“Are you scared what that may mean for Taiwan?” I’m asked. 

I wasn’t. And even now, with a visit from Nancy Pelosi making political waves, I don’t feel the threat of Taiwan’s neighbour looming. When Xi Jinping warns Biden, that those who play with fire will get burnt, local media reports that China has continually made these threats over the years. Perhaps it is naivety, but Taiwan has always lived with the existential threat of its demise. And still it has thrived. 

King trumpet mushrooms. Image: Kayt Bronnimann

All this week along the island there have been air raid drills. I’m familiar with the routine from the last time I was here. For half an hour whole cities shut down, mournful sirens ring out and the streets are cleared. Pedestrians take shelter in MRT stations, vehicles stop in the streets, seeking shade where they can; classes tense, shoppers stop. A practice for invasion where we hide from imaginary projectiles.  

War, imagined or otherwise, feels far away though as I drink grapefruit green tea with my friend Vicky in the shady corner of the park between our houses. The only thing falling on our heads today are seed pods from the tree above. Sweat our only foe. I wondered if coming back to Taiwan things might be different. Would I still find a life and community here? We used to call Taiwan ‘Never-neverland’, in part because it was so magical, but also because it was a place for misfits and those who didn’t want to grow up. But I have grown. I’m not the same person I was 14 years ago. What will it be like this time?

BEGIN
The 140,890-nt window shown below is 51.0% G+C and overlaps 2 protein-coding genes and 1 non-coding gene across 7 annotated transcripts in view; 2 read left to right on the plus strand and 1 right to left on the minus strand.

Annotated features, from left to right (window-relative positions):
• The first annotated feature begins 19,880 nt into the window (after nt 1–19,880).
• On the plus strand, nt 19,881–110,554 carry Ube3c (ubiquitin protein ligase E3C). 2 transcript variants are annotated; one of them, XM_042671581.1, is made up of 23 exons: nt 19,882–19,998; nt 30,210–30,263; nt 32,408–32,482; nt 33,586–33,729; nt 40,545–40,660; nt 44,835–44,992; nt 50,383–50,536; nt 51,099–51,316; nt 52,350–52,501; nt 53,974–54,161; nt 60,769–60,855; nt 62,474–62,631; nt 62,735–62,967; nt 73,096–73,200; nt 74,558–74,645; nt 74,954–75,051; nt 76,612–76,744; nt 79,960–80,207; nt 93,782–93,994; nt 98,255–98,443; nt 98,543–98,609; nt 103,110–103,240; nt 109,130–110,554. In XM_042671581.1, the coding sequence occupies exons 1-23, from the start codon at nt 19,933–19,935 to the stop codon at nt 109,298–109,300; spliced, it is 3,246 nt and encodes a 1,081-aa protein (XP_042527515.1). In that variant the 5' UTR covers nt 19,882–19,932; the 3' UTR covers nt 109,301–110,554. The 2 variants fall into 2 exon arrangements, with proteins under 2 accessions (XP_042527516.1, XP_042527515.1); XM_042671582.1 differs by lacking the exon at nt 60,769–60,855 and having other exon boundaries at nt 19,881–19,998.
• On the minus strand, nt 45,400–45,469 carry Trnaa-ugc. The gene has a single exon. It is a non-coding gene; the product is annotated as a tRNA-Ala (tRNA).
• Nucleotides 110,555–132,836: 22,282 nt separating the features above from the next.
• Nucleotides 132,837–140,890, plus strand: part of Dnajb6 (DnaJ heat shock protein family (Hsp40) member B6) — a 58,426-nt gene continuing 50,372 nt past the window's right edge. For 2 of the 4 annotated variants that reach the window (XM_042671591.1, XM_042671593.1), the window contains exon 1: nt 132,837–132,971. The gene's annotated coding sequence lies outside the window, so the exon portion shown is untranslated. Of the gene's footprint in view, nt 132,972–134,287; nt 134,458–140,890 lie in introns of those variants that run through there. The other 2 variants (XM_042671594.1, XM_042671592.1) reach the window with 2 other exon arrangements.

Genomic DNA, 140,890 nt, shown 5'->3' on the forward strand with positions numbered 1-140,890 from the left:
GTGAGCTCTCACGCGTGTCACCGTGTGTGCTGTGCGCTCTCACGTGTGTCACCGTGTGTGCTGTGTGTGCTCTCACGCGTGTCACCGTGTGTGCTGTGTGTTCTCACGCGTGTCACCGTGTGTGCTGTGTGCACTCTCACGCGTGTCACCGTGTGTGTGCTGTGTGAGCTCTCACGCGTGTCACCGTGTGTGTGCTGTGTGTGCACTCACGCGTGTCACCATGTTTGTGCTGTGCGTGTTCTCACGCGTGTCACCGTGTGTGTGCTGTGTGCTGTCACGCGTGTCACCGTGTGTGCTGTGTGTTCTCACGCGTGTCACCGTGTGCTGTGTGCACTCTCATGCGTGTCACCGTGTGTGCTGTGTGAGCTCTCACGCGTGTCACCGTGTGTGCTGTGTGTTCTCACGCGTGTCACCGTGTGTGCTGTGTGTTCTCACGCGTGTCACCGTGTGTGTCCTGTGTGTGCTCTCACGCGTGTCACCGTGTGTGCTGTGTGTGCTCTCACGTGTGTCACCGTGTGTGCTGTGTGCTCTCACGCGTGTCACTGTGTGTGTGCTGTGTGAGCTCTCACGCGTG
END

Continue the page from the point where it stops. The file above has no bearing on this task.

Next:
As Vicky and I laugh and share the way only close friends can I realise I needn’t have worried. Returning to Taiwan feels like a conversation that never really ended. It’s as though I had momentarily slipped away from the table and now I’m picking up where I left off.  

It feels like coming home.   

Banner image: Photo by Mark Ivan on Unsplash  

- Asia Media Centre